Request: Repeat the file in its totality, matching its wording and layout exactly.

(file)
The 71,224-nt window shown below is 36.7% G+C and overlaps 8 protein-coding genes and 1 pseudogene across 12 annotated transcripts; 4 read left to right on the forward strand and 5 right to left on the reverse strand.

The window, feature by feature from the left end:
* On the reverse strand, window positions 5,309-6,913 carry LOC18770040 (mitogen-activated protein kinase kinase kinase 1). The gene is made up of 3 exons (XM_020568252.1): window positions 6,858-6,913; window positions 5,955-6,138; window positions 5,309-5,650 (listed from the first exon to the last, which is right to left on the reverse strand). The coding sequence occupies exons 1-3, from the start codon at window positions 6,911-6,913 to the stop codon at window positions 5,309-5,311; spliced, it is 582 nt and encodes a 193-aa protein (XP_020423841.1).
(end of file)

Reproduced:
The 71,224-nt window shown below is 36.7% G+C and overlaps 8 protein-coding genes and 1 pseudogene across 12 annotated transcripts; 4 read left to right on the forward strand and 5 right to left on the reverse strand.

The window, feature by feature from the left end:
* On the reverse strand, window positions 5,309-6,913 carry LOC18770040 (mitogen-activated protein kinase kinase kinase 1). The gene is made up of 3 exons (XM_020568252.1): window positions 6,858-6,913; window positions 5,955-6,138; window positions 5,309-5,650 (listed from the first exon to the last, which is right to left on the reverse strand). The coding sequence occupies exons 1-3, from the start codon at window positions 6,911-6,913 to the stop codon at window positions 5,309-5,311; spliced, it is 582 nt and encodes a 193-aa protein (XP_020423841.1).